Preah Vihear: fragile cease-fire between Thai and Cambodian armies
Bangkok (AsiaNews / Agencies) - Cambodia and Thailand today signed a cease-fire after two days of clashes that resulted in deaths and injuries. The two armies will not to deploy more troops in the border area around the temple of Preah Vihear - UNESCO World Heritage site and disputed by the two countries - and it will be the responsibility of military leaders to prevent further skirmishes in the future. However, the Cambodian government speaks of an "explosive" situation at the border, Bangkok responds that its soldiers intervened to defend its territorial sovereignty.
Yesterday, the overrunning of one of the two sides triggered a battle that lasted about two hours, the end result was a Cambodian soldier and a Thai civilian killed, 17 injured including 14 soldiers and three civilians. The fighting resumed this morning at 6.20 and caused the death of a Thai soldier and wounded four others. The battle ended about 40 minutes later, around 7 am.
Abhisit Vejjajiva, Thai prime minister, said that the soldiers were protecting national sovereignty, and vehemently denies the encroachment of its troops in Cambodian territory. Phnom Penh, however, denounces an "invasion" and appealed to the United Nations, noting that the growing tension around the temple of Preah Vihear could become "explosive". The story was also addressed by Secretary-General of ASEAN, an association that brings together 10 nations of Southeast Asia, of which Thailand and Cambodia are members. Surin Pitsuwan underlines that the escalation of tension on the border between the two countries undermines confidence in ASEAN and impedes the economic recovery, as well as slow down the tourism in the area and possible future investments.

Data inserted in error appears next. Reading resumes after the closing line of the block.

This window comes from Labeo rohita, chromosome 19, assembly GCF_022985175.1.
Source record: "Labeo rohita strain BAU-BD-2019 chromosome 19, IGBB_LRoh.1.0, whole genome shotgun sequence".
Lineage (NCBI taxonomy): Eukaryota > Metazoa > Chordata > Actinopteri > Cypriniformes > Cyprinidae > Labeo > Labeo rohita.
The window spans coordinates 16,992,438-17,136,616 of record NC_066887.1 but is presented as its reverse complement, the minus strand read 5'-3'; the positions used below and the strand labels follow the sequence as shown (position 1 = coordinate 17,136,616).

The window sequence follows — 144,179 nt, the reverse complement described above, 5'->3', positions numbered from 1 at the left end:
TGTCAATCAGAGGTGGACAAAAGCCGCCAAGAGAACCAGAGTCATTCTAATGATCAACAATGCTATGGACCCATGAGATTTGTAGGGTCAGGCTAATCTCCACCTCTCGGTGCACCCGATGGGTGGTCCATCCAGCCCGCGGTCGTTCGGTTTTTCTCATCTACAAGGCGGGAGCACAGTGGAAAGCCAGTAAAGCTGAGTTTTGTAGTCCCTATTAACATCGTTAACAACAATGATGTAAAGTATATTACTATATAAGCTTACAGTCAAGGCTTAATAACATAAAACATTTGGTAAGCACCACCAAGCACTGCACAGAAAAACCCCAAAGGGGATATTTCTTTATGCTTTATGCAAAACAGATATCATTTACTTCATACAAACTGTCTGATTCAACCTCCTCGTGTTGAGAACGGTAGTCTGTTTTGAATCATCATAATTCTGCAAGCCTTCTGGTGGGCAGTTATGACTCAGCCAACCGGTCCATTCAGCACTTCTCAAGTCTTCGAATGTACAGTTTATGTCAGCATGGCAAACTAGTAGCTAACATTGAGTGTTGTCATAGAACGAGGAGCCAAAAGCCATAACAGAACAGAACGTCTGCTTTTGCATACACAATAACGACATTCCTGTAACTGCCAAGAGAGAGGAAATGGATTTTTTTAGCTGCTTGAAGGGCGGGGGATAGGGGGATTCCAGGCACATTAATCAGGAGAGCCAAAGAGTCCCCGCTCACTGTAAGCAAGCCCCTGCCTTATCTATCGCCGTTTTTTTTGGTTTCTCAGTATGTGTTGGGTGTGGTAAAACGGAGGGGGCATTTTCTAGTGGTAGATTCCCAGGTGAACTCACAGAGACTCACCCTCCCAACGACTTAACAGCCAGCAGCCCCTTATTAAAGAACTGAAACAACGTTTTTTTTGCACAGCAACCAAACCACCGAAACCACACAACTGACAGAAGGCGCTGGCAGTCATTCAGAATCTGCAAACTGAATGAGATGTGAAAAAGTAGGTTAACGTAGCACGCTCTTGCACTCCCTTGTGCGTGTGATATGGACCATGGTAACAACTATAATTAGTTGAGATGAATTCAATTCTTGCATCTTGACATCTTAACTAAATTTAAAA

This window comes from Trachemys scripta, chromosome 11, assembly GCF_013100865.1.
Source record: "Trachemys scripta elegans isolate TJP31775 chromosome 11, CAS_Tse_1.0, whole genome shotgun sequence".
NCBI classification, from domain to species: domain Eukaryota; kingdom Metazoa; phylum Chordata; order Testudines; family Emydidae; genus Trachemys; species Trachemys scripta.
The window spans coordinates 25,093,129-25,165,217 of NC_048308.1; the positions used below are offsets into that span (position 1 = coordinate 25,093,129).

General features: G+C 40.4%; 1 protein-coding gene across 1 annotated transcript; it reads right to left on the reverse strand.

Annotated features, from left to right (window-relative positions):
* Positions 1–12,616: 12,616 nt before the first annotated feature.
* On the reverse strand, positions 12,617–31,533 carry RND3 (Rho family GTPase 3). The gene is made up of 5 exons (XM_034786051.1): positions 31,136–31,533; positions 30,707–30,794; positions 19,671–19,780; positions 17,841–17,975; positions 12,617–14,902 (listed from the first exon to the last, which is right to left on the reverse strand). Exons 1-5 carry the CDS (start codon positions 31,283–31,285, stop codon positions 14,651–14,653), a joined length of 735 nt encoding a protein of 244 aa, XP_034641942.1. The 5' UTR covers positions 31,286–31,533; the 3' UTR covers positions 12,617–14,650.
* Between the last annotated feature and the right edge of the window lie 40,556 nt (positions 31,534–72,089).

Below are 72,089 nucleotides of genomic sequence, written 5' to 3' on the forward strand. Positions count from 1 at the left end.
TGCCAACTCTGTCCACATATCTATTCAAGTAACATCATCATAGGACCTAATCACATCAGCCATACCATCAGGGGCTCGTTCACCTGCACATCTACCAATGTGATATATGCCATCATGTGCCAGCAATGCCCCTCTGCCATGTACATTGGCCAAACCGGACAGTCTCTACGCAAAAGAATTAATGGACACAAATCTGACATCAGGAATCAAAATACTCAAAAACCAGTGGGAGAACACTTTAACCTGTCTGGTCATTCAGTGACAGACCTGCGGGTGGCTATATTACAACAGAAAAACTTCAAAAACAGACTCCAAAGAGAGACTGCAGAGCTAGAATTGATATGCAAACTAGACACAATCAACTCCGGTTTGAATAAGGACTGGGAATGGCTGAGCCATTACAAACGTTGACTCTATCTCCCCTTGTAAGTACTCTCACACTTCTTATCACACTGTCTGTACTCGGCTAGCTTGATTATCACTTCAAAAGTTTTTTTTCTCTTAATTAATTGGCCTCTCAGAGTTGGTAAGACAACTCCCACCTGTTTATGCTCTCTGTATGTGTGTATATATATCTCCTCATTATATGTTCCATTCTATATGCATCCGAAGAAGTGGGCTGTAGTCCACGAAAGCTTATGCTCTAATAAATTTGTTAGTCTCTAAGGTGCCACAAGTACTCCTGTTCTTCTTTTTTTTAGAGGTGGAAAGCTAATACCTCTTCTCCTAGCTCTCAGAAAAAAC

The border dispute between Bangkok and Phnom Penh has been ongoing since 1962, when the International Court gave control of the Hindu temple of Preah Vihear ruins to Cambodia. The area where the temple stands is considered Cambodian territory, but is surrounded by steep cliffs covered with jungle that Thailand considers its own. In addition to the morphology of the territory the site is impossible to reach through Cambodia..
After years of negotiations, the dispute was rekindled in 2008 when UNESCO decided to transform the temple into a world heritage site, requiring Bangkok to allow access through its borders. In recent years there have been several clashes between the two armies deployed near the site. The last was in April 2009 and cost the lives of four Thai soldiers.